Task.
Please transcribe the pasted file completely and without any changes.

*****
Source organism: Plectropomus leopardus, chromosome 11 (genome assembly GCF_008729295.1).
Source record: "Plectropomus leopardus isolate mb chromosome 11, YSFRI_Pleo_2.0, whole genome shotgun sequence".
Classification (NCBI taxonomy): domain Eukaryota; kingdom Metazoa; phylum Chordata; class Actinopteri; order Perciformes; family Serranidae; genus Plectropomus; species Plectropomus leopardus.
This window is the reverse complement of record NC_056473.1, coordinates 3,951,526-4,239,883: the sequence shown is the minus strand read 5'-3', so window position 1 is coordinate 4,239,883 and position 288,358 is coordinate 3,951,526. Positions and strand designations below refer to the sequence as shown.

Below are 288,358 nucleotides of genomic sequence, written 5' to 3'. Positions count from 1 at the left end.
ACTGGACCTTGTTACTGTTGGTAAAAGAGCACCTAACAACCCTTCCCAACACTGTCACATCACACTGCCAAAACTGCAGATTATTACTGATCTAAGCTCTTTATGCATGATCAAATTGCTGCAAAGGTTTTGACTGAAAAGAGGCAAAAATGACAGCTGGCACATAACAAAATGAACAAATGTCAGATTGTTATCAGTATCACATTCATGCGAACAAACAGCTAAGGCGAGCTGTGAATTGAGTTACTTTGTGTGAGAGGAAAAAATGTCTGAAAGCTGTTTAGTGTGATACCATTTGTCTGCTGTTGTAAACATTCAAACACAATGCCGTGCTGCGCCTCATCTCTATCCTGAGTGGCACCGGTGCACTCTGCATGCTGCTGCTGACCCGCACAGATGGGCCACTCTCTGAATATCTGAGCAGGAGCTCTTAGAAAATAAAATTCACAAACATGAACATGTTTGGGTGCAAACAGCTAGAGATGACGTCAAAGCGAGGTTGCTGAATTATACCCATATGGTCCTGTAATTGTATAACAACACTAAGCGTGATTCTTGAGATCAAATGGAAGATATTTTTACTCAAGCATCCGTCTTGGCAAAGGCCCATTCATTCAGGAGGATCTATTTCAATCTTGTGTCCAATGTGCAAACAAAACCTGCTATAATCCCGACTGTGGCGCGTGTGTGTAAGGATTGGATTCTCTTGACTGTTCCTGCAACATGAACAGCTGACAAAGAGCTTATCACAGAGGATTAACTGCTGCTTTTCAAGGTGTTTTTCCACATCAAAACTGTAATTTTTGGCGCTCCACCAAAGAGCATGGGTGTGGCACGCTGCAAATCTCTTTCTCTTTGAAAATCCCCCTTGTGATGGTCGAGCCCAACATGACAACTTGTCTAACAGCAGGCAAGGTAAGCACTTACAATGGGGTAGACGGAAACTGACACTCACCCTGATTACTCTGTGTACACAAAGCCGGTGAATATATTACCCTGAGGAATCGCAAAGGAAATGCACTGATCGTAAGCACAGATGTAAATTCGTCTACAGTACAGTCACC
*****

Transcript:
Source organism: Plectropomus leopardus, chromosome 11 (genome assembly GCF_008729295.1).
Source record: "Plectropomus leopardus isolate mb chromosome 11, YSFRI_Pleo_2.0, whole genome shotgun sequence".
Classification (NCBI taxonomy): domain Eukaryota; kingdom Metazoa; phylum Chordata; class Actinopteri; order Perciformes; family Serranidae; genus Plectropomus; species Plectropomus leopardus.
This window is the reverse complement of record NC_056473.1, coordinates 3,951,526-4,239,883: the sequence shown is the minus strand read 5'-3', so window position 1 is coordinate 4,239,883 and position 288,358 is coordinate 3,951,526. Positions and strand designations below refer to the sequence as shown.

Below are 288,358 nucleotides of genomic sequence, written 5' to 3'. Positions count from 1 at the left end.
ACTGGACCTTGTTACTGTTGGTAAAAGAGCACCTAACAACCCTTCCCAACACTGTCACATCACACTGCCAAAACTGCAGATTATTACTGATCTAAGCTCTTTATGCATGATCAAATTGCTGCAAAGGTTTTGACTGAAAAGAGGCAAAAATGACAGCTGGCACATAACAAAATGAACAAATGTCAGATTGTTATCAGTATCACATTCATGCGAACAAACAGCTAAGGCGAGCTGTGAATTGAGTTACTTTGTGTGAGAGGAAAAAATGTCTGAAAGCTGTTTAGTGTGATACCATTTGTCTGCTGTTGTAAACATTCAAACACAATGCCGTGCTGCGCCTCATCTCTATCCTGAGTGGCACCGGTGCACTCTGCATGCTGCTGCTGACCCGCACAGATGGGCCACTCTCTGAATATCTGAGCAGGAGCTCTTAGAAAATAAAATTCACAAACATGAACATGTTTGGGTGCAAACAGCTAGAGATGACGTCAAAGCGAGGTTGCTGAATTATACCCATATGGTCCTGTAATTGTATAACAACACTAAGCGTGATTCTTGAGATCAAATGGAAGATATTTTTACTCAAGCATCCGTCTTGGCAAAGGCCCATTCATTCAGGAGGATCTATTTCAATCTTGTGTCCAATGTGCAAACAAAACCTGCTATAATCCCGACTGTGGCGCGTGTGTGTAAGGATTGGATTCTCTTGACTGTTCCTGCAACATGAACAGCTGACAAAGAGCTTATCACAGAGGATTAACTGCTGCTTTTCAAGGTGTTTTTCCACATCAAAACTGTAATTTTTGGCGCTCCACCAAAGAGCATGGGTGTGGCACGCTGCAAATCTCTTTCTCTTTGAAAATCCCCCTTGTGATGGTCGAGCCCAACATGACAACTTGTCTAACAGCAGGCAAGGTAAGCACTTACAATGGGGTAGACGGAAACTGACACTCACCCTGATTACTCTGTGTACACAAAGCCGGTGAATATATTACCCTGAGGAATCGCAAAGGAAATGCACTGATCGTAAGCACAGATGTAAATTCGTCTACAGTACAGTCACC